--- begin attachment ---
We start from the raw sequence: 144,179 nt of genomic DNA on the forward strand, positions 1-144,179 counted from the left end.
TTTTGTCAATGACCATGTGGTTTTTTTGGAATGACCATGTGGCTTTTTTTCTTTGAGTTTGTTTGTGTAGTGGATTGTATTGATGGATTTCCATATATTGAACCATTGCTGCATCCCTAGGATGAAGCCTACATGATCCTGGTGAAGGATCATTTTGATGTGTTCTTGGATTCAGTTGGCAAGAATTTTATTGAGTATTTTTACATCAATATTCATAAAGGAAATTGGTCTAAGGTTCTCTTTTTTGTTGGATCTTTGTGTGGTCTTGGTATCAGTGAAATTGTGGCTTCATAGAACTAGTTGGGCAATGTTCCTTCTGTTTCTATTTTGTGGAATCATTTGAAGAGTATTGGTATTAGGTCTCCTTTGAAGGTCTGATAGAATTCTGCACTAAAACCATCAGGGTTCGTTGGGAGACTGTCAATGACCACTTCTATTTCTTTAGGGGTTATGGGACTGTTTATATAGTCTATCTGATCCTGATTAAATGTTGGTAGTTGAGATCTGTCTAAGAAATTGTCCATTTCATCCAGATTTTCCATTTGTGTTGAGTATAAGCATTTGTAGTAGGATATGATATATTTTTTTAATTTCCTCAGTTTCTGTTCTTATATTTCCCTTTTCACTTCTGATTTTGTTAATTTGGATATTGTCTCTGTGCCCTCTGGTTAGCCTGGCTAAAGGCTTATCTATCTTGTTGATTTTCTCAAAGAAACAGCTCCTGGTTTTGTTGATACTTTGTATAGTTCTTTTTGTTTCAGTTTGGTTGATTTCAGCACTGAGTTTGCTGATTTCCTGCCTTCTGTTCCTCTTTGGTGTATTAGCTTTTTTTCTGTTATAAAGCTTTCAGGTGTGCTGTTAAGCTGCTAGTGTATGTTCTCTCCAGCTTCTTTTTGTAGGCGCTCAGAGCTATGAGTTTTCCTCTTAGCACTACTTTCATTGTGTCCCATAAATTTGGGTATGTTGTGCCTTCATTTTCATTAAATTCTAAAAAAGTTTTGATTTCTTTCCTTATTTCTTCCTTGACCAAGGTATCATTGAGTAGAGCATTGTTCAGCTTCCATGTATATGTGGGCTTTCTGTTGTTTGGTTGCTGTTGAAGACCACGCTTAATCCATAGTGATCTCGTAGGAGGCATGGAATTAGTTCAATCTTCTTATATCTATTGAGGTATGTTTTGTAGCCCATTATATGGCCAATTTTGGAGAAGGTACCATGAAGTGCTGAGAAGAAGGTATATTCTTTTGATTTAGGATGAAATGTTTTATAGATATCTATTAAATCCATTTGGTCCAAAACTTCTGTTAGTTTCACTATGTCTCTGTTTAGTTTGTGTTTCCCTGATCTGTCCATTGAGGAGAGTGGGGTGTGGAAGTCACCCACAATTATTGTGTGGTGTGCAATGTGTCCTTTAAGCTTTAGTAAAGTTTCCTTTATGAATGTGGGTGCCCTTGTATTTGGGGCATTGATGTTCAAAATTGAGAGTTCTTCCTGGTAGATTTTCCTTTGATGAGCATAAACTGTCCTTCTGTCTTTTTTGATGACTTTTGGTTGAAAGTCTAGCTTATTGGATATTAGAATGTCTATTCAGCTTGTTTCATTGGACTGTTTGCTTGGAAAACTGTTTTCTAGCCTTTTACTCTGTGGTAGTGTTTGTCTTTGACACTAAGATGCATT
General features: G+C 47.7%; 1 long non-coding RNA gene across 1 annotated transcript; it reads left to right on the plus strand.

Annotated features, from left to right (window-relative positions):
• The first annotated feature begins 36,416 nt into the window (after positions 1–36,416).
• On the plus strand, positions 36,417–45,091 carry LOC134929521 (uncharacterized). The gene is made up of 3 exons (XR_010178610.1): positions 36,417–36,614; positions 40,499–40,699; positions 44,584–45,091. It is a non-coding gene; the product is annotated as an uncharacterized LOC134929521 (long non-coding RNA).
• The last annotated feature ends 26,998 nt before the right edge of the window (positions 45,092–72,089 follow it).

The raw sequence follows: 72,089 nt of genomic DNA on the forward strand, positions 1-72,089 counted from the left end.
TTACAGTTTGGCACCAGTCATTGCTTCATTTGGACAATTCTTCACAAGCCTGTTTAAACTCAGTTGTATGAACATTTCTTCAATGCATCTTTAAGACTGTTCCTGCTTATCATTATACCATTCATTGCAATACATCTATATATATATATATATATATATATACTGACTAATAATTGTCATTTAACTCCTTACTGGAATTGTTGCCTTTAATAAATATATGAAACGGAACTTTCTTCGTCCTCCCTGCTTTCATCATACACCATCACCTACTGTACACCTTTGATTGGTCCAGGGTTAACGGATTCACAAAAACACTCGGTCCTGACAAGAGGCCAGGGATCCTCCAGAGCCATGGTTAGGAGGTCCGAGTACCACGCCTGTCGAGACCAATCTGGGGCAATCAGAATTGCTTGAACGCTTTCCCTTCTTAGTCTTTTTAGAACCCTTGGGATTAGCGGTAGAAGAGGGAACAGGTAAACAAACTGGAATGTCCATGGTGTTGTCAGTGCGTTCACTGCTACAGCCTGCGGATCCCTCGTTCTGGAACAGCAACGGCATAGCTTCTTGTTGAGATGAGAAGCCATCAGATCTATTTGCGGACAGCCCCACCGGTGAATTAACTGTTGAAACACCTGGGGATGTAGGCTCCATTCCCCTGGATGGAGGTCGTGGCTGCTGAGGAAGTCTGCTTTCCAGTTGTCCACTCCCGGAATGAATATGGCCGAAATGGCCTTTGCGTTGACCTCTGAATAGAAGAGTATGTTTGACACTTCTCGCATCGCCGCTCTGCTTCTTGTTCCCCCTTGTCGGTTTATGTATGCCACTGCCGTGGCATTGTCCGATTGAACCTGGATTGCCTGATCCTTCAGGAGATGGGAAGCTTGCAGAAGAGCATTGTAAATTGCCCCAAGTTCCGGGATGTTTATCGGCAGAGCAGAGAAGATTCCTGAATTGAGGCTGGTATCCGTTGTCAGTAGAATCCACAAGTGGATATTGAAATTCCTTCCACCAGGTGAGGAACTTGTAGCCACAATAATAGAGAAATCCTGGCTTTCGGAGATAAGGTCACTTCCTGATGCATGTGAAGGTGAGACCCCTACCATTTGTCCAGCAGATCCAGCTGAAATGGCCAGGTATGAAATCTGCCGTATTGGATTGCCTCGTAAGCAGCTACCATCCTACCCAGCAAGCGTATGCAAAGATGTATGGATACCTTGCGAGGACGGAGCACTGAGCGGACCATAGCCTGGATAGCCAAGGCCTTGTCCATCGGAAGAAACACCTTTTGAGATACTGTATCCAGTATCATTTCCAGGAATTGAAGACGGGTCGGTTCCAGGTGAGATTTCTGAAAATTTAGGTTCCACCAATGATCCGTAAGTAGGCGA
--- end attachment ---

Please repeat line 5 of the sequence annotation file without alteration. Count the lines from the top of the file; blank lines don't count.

• The first annotated feature begins 36,416 nt into the window (after positions 1–36,416).